Kilton Viaduct Ironstone Train Wreck (May 1909)

This is another shot of the accident in an earlier post.  This clearly shows how the N.E.R. overcame the problems that accidents caused to its passenger timetable. Drawn up close to the head of the accident (on the Loftus side) is a commuter train.  The passengers from a Whitby-bound train can be seen walking along the trackbed, some with small children, to board the commuter train, which will then take them on the rest of their journey. The accident occurred in 1909 and the wagons involved were fairly new. Unusually for mineral wagons they had continuous (air) brakes and were being used on trains between Liverton Mines and Cargo Fleet Works.

Many thanks to Simon Chapman for information.

Accident on Kilton Viaduct (May 1909)

Derailments were not uncommon on this viaduct, the curve and excess speed brought a few trains to grief! This image gives us a chance to see a good view of a heavy steam crane in action and also the damage caused  – bet this took some rectifying!

Boulby Rail Accident

An N.E.R. 0-4-4T sits across the 4 foot track instead of on it, I can’t quite make out its running number, but it could be 96 – a turn-of-the-century image.  The engineering team are on hand, the jib of the lifter can just be seen behind the locomotive.  This is one for the rivet-counters out there – what class of locomotive is this? Suggestions of a G5 from Robert McMurray. Eric Johnson told the Archive: “N.E.R. class “O”, no 505. de-railed at Boulby.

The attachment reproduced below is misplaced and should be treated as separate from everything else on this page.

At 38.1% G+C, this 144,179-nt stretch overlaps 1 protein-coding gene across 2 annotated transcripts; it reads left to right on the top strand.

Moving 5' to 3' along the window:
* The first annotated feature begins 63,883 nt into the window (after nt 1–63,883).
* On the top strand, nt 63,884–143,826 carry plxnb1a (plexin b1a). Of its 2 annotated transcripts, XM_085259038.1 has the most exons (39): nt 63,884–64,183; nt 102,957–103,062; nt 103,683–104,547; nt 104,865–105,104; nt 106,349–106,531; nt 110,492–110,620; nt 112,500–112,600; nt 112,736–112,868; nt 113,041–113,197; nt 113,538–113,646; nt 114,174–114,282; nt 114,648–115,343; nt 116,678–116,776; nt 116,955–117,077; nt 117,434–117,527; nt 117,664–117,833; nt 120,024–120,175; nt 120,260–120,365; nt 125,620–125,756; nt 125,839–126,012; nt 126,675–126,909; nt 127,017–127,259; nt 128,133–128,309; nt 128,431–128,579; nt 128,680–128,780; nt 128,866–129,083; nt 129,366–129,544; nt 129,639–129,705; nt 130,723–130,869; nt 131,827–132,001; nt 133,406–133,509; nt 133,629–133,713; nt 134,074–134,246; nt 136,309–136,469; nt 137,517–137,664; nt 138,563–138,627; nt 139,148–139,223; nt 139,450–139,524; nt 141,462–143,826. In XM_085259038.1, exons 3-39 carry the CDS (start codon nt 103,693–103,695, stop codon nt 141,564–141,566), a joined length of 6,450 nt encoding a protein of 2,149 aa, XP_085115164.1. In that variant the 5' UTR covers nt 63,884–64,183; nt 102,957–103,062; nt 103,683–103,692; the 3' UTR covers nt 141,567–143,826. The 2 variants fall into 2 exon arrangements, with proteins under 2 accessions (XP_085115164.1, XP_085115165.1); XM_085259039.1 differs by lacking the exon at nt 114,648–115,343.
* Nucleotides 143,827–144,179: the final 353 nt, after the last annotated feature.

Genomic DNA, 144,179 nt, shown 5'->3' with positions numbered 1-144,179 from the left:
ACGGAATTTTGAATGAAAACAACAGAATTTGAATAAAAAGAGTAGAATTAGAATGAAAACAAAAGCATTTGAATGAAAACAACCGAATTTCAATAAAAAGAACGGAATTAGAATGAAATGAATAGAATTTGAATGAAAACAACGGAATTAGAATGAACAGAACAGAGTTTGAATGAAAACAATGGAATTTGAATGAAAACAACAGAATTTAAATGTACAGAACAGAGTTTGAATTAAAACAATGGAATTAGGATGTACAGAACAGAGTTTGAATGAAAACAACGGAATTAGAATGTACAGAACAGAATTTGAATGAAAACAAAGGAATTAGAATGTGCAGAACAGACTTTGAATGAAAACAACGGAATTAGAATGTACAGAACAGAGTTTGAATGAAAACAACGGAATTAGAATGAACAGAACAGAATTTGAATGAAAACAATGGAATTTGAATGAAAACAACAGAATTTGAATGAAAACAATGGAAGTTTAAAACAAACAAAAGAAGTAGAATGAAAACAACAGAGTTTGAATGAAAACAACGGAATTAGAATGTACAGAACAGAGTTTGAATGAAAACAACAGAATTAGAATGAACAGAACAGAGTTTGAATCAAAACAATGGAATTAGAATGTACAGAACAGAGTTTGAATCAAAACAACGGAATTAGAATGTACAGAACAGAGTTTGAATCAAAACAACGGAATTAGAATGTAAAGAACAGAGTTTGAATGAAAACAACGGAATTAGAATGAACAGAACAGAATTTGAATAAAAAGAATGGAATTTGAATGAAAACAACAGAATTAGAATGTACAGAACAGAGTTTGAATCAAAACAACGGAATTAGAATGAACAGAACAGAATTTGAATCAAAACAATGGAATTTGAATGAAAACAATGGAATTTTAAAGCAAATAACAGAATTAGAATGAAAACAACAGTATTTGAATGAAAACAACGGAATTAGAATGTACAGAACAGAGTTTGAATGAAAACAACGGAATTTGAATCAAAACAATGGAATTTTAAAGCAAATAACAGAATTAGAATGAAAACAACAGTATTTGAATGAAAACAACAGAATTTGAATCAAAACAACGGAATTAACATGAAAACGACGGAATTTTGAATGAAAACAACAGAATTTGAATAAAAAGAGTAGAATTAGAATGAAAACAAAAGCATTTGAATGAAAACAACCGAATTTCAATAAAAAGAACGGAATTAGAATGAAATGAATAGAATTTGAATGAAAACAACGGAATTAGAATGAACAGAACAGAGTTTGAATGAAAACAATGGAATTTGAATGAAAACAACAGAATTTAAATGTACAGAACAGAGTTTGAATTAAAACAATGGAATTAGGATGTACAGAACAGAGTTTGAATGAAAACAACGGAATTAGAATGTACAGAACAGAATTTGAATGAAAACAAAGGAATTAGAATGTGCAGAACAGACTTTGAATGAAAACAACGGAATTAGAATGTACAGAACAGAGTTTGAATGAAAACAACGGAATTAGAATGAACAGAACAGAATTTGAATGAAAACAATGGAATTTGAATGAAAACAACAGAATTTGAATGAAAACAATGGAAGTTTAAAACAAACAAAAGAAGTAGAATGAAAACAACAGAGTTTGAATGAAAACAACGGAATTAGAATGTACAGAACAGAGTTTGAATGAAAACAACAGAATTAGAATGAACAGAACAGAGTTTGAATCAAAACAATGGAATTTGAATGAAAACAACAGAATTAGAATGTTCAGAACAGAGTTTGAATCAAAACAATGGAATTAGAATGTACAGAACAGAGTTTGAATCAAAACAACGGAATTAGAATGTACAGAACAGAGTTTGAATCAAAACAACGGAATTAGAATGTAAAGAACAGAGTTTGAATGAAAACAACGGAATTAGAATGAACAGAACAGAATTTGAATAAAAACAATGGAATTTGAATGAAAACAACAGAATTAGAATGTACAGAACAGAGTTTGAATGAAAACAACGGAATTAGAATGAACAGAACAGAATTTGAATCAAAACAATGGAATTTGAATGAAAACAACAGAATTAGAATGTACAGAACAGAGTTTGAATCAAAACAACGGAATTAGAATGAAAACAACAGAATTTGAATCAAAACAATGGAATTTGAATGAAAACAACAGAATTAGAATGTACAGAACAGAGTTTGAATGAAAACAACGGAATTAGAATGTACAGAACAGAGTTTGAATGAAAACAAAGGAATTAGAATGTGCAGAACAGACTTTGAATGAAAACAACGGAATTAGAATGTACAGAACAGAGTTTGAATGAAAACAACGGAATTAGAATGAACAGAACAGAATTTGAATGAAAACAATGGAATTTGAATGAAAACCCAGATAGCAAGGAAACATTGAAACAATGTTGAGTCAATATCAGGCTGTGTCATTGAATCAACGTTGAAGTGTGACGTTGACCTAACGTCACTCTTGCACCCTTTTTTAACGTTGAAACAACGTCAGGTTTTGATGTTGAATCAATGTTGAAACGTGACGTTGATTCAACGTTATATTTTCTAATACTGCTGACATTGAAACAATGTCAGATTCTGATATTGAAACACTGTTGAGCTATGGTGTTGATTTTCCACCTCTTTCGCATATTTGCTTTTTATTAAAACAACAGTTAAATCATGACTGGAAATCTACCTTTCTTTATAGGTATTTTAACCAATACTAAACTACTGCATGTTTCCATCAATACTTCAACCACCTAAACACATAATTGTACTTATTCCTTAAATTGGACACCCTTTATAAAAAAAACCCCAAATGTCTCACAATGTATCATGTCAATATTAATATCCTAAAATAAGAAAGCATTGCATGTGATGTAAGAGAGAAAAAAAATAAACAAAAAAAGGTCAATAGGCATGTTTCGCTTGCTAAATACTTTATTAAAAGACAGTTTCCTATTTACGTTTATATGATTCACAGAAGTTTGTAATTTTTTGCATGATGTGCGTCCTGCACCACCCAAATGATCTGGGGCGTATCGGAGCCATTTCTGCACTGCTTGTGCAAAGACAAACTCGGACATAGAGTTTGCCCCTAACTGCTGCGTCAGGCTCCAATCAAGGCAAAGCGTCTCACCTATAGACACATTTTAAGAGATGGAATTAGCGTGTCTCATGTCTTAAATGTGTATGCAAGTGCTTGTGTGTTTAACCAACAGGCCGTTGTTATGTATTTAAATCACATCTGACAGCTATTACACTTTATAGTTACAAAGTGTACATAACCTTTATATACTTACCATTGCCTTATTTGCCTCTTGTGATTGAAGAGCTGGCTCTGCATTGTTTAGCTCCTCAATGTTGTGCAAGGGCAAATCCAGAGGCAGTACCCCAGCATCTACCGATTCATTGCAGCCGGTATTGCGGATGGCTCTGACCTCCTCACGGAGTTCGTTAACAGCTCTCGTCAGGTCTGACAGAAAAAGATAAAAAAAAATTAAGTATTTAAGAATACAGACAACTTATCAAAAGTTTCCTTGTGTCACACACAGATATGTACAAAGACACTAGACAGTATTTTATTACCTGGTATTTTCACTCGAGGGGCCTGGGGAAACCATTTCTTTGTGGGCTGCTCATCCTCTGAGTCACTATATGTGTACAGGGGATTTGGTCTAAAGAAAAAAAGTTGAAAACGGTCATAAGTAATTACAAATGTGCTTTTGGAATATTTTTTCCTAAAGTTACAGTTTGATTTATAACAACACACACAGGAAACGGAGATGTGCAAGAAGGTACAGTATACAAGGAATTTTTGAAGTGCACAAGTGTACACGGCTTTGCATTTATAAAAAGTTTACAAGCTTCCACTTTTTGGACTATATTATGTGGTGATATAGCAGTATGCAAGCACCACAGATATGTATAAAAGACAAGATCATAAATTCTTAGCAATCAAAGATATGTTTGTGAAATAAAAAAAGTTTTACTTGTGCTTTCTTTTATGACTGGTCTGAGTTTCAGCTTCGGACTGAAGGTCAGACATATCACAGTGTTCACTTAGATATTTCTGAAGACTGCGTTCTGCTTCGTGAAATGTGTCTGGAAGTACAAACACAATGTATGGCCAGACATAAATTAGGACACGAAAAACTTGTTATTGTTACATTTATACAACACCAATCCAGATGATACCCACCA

Thanks to Eric Johnson for the update.

Skinningrove Zig Zag – Shunt Accident

Oops – this looks like a right purler!  Is the engine the bright shiny one we saw in an earlier post? At a guess the train got away on him and either the guard got his hand-brake on and the locomotive didn’t, or a wagon skipped the track and this was the result.  It looks like a train of empties, so I’m surprised that the locomotive couldn’t hold it on the gradient.  Looking at the collateral damage, I bet someone lost his job over this!